'Voyeur," Tristin Lowe's third show at Fleisher/Ollman Gallery, catches the Philadelphia artist on a roll, still making his remarkable fuzzy facsimiles of familiar objects in off-white felt, but also expressing his dark humor and affection for the impossible in neon and photography.

Some of Lowe's sewn felt pieces are mounted over hardened foam shapes. Near Miss is a meteor of sewn felt perched on a white sculpture pedestal. A pair of white felt jeans, Genes: Standard Model, standing eerily upright on another pedestal, is Lowe's self-portrait.

Heaven's Gate, a copy of a door in felt over a wood armature, propped against a gallery wall, is uncanny in its detail, as is the only "soft" felt sculpture in this show, Grandpa Ed's Binoculars.

Seeing these mostly unrelated, off-white objects in relatively close proximity, I thought of a latter-day reimagined Pompeii - of things preserved in ash, not people.

By contrast, the exhibition's sole neon sculpture, Comet: God Particle, appears fiery and alive, gliding through the darkened gallery. It's not kinetic, but it gives that impression.

The red-orange light emanating from Lowe's neon sculpture is echoed in his red-orange photographs, which depict close-ups of the palms of his hands folded and otherwise manipulated to suggest buttocks, genitalia, and various kinds of sexual interactions. Lowe's "Handjob" series is entertaining and clever - the subset that constitutes the most seemingly sexually explicit images of the series is especially well done - but Lowe's sculpture is still the thing.

Repeat repeat

We see grids everywhere, every day - I'm looking through window panes at our neighbors' asphalt shingles right now - but when they're transposed to paintings and drawings, the effect can be hypnotic, even romantic.

At Gallery Joe, Sabine Friesicke's gouache paintings, made up of multiple left-to-right and top-to-bottom strokes, are so densely layered that the squares and rectangles of space left between the strokes can suggest windows, modernist houses, city blocks. They're abstract but familiar, like memories and dreams.

They are also illusionistic and more random than they appear to be at first. In Red and grey lines, for example, horizontal lines are pale gray at the top of the painting, and become progressively darker as they continue to the bottom, giving the effect of the top being closer and the bottom receding. Each of the red rectangles between the gray stripes is made up of a lighter and a darker red, suggesting brick industrial buildings seen at an angle, one wall in shadow.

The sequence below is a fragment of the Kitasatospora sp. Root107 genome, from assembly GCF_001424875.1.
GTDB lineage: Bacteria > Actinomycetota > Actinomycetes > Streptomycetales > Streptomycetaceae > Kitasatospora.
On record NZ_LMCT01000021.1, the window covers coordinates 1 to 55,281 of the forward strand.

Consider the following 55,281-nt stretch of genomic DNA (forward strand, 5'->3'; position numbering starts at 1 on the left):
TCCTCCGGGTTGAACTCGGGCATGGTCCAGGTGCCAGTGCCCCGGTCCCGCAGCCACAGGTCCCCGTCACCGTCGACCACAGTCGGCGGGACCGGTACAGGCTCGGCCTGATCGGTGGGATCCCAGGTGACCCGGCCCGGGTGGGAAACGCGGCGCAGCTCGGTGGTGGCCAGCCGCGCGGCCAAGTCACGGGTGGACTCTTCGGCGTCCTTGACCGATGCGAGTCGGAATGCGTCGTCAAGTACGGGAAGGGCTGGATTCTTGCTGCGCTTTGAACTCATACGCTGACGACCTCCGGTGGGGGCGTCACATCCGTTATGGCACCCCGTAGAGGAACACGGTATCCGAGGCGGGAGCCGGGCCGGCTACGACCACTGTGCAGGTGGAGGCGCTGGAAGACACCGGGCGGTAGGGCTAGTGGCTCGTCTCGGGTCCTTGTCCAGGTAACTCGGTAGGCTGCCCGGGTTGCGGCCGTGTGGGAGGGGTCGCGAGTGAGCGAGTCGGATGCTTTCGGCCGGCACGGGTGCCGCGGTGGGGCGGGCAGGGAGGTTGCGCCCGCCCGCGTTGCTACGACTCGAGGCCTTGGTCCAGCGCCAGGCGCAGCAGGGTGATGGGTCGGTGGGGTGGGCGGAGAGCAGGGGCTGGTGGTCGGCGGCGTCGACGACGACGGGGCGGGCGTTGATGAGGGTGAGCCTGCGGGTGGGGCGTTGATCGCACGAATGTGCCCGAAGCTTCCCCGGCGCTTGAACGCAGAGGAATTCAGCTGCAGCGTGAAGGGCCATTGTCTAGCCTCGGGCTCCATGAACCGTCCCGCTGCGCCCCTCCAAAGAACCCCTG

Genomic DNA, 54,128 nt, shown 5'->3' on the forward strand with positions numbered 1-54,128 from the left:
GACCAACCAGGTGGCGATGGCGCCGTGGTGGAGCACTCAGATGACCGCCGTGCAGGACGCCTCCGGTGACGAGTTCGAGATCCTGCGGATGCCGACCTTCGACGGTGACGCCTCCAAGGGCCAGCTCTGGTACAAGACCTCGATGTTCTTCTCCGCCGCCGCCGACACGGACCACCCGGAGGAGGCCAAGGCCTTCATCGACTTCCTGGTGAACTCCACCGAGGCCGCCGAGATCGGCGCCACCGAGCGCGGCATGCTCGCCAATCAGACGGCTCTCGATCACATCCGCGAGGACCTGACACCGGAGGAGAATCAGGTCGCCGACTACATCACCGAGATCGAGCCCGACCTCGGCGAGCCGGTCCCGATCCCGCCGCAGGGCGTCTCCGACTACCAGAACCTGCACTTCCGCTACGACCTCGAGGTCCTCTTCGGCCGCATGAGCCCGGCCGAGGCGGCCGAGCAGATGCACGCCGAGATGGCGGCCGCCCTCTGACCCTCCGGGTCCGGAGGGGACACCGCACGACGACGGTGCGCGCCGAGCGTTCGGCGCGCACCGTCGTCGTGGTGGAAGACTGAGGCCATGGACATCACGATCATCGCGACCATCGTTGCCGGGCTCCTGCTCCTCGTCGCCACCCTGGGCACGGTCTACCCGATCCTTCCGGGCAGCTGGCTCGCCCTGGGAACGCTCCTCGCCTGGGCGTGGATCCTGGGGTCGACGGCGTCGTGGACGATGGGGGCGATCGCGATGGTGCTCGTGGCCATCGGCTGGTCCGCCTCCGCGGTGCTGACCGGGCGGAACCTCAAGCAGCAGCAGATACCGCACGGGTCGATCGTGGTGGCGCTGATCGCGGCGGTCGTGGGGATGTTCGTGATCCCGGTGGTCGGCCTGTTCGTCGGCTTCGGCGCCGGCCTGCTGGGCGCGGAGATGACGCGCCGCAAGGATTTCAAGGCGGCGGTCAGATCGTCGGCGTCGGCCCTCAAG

Many of Friesicke's new paintings are explorations of gray and pink, using metallic gouache as gray. They're more atmospheric than her works in strong colors shown here in 2009 and more seemingly responsive to the gallery's light. They are completely abstract but nonetheless reminiscent of Georgia O'Keeffe's nocturnal views of New York's midtown skyscrapers painted from her room in the Shelton Hotel between 1926 and 1929.

Allyson Strafella, who is having her first solo show with Gallery Joe, has been making drawings that involve the use of a typewriter for the last 17 years, and not in the way that Carl Andre or Jack Nicholson did, although her obsessiveness does recall that scary revelatory scene from The Shining. In her recent work, Strafella has been typing and retyping rows of colons onto small pieces of carbon paper, occasionally distressing the paper until it wears away and takes on the appearance of worn fabric. These are ghostly, beautiful works on paper that capture the process of obsolescence in every way.

En route

One week left to catch Jolie Laide Gallery's group show of 11 artists, "Becoming Something Found," which gathers works that suggest a look of being in process, or progress, or altogether open-ended.

Some of the highlights include Sheila Hicks' untitled weaving of metallicized fiber and silk (a timely inclusion, given Hicks' current ICA retrospective); Alison Knowles' humorously gross White Soy Bean, Bean Turner; Molly Smith's distorted hula hoop, and two drawings by Ree Morton, an influential Philadelphia artist who was only 40 when she died in an auto accident in Chicago in 1977.